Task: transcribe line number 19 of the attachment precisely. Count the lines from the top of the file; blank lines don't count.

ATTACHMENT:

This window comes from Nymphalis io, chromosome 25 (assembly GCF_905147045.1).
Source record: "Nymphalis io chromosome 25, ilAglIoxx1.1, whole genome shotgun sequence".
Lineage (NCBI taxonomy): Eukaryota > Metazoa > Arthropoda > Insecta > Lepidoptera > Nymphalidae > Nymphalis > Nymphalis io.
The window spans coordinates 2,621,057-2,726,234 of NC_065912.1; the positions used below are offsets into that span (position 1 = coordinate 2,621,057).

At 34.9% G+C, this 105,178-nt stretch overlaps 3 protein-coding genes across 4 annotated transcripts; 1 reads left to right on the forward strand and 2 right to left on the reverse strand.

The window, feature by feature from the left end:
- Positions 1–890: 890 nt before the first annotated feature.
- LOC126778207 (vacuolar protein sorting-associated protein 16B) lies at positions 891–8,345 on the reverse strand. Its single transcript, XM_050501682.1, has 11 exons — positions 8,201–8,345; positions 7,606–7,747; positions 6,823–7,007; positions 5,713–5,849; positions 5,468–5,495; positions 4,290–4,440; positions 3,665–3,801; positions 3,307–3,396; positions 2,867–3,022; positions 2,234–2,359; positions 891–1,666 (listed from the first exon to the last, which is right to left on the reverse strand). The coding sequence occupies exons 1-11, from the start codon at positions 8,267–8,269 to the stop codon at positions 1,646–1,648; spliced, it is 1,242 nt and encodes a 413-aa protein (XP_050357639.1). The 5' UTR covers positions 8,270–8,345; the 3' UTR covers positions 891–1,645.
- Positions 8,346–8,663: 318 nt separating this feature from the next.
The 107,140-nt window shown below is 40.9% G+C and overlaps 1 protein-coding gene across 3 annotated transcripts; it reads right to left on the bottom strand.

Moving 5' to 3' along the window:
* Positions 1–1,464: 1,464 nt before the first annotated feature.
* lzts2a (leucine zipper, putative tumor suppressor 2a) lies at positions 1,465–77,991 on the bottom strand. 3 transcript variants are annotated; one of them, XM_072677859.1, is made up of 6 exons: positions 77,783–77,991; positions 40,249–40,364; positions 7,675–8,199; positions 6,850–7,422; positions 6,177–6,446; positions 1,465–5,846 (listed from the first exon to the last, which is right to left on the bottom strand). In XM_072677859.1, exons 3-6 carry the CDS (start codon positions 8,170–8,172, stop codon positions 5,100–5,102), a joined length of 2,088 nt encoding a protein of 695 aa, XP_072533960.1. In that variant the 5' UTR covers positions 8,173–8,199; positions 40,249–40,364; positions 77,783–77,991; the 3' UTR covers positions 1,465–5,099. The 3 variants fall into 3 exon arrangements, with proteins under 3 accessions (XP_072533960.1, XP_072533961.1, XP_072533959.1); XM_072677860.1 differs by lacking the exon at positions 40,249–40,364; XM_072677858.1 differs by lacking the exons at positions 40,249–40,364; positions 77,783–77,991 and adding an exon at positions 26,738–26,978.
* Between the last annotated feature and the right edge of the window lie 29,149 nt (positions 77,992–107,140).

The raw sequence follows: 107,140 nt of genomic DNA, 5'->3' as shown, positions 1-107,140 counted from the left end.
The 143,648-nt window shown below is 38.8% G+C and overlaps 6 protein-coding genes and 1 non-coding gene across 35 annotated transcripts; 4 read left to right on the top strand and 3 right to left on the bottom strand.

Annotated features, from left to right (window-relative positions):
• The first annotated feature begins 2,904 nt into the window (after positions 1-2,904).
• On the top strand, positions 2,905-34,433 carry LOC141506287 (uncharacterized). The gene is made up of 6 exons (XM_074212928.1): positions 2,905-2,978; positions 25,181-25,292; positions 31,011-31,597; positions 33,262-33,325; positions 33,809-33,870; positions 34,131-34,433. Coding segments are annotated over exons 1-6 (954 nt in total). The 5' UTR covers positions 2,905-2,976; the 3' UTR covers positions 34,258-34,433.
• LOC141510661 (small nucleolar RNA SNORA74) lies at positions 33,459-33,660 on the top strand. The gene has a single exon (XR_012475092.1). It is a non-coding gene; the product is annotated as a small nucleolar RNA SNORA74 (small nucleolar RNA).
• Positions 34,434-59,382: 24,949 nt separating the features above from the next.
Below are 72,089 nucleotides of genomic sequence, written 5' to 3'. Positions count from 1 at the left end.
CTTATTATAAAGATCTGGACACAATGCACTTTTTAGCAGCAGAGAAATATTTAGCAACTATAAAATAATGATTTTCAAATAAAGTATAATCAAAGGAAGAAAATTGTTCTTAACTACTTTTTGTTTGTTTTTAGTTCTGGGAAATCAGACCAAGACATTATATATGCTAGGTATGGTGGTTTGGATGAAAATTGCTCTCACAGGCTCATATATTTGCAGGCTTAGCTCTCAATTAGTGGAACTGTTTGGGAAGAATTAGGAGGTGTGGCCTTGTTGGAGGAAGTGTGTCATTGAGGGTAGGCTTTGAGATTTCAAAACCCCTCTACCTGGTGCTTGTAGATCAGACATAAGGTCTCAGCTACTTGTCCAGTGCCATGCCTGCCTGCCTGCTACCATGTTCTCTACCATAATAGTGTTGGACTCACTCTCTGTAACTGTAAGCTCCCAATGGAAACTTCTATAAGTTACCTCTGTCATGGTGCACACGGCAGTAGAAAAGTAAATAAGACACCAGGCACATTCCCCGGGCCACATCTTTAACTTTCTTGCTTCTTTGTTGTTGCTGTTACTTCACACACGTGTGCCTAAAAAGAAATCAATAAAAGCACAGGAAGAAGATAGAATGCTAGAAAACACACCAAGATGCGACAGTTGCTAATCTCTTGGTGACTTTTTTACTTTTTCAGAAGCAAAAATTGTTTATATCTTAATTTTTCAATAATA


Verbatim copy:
• On the top strand, positions 2,905-34,433 carry LOC141506287 (uncharacterized). The gene is made up of 6 exons (XM_074212928.1): positions 2,905-2,978; positions 25,181-25,292; positions 31,011-31,597; positions 33,262-33,325; positions 33,809-33,870; positions 34,131-34,433. Coding segments are annotated over exons 1-6 (954 nt in total). The 5' UTR covers positions 2,905-2,976; the 3' UTR covers positions 34,258-34,433.